Hebel’s Wildcat was hit and he was fatally injured in a crash landing in a canefield. Ensign Gayle Hermann’s Wildcat was slammed by bullets, but he made a crash landing on Ford Island’s little golf course. Ensign David Flynn safely parachuted from his crippled F4F, but he badly wrenched his back during his landing in a canefield. Ensign James Daniels landed under gunfire, but had to dodge parked trucks set out to deter Japanese landings. Lieutenant (j.g.) Eric Allen also parachuted from his damaged fighter plane but later died from a rifle shot to his chest. Fighting Six’s introduction to war was as deadly as that of Scouting Six: Four Wildcats had been destroyed and three fighter pilots killed.

The last Enterprise aviators still aloft long after dark on December 7 were two of the young ensigns who had made the long afternoon search, Ben Troemel and Bucky Walters. Unable to find Enterprise in the dark, both were so low on fuel that they opted to fly to NAS Kaneohe to land. Walters received permission to touch down, but he was unaware that the Marines had parked trucks and other vehicles on the landing mat at irregular intervals to prevent Japanese gliders from landing.

As he came in over the darkened runway, Walters touched down between two automobiles. Suddenly he spotted another vehicle in his landing lights. He managed to jump it by pulling back on his stick and then dropping back down into a ground loop. He and gunner Joe Ivantic were unharmed but had to taxi around various parked vehicles until they ended up face-to-face with a cement mixer.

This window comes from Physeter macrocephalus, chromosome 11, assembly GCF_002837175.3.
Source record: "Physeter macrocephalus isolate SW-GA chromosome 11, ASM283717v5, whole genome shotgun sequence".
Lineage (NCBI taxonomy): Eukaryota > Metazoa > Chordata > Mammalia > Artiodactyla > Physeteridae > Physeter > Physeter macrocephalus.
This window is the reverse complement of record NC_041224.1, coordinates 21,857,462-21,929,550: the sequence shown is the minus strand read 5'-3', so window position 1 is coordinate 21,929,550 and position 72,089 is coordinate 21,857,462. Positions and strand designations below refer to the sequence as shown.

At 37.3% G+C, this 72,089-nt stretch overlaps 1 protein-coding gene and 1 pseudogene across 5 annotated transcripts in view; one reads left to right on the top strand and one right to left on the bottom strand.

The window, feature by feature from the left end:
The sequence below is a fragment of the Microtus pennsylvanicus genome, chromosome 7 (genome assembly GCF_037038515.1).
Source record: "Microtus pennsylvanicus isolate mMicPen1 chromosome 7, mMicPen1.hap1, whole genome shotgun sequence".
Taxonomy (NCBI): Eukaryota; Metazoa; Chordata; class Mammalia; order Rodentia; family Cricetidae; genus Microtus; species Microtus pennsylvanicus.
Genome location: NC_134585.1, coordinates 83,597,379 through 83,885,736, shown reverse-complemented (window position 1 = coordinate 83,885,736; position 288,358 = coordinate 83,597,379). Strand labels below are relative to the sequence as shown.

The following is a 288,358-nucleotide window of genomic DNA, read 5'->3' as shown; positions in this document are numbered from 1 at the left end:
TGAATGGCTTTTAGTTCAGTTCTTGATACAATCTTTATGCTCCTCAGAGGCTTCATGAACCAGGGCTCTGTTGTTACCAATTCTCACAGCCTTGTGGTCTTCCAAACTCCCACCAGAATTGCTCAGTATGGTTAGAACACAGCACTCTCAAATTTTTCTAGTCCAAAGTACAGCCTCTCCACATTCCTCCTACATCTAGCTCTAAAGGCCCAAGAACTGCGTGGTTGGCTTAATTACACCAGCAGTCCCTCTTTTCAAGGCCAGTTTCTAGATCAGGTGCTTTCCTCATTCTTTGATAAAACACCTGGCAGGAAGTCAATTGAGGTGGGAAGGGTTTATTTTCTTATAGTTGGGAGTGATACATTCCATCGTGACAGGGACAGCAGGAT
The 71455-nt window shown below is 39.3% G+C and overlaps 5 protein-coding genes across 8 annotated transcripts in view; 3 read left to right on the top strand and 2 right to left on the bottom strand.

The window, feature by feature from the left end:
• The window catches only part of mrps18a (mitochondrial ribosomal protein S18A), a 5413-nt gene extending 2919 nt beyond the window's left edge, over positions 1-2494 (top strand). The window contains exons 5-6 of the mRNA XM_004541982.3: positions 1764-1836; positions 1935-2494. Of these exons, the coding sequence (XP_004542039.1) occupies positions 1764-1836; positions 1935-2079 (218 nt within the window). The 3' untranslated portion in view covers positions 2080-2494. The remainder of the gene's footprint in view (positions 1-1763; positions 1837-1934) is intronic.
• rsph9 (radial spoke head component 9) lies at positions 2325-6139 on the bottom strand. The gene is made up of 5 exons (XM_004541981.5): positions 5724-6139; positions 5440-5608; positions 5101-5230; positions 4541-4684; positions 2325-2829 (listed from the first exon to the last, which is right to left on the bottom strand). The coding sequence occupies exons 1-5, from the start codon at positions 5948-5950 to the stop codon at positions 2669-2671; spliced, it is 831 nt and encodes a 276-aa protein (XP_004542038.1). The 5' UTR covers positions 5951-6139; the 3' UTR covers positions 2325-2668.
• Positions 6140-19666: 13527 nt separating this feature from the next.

Ensign Troemel arrived a half hour later over Kaneohe after more than five hours in the air, the fuel in his SBD nearly exhausted. He and gunner RM3c Alfred Stitzelberger also managed to avoid the parked vehicles. Leaving smoking rubber while dodging parked trucks and Walters’s SBD, Troemel came to a halt nose-to-nose with the same concrete mixer. When daylight revealed the hazards on the runway the next morning, Walters said that he would have never attempted such a landing if he had seen the parked vehicles.57

Enterprise had lost ten planes and ten men on December 7. By nightfall, her remaining air group was badly scattered between bases on Oahu and those still on the ship. Scouting Six exec Earl Gallaher was unaware of the tragedy that took place on Ford Island that night when the Enterprise fighters attempted to land. He and his fellow VS-6 pilots stayed the night in the basement of the base’s Bachelor Officers’ Quarters. Some of the enlisted men slept on cots, but most of the naval aviators could manage little more than a few hours of sleep.

You can support the site and the Armed Forces of Ukraine by following the link to Buy Me a Coffee.

If you find an error or have any questions, please email us at Thank you!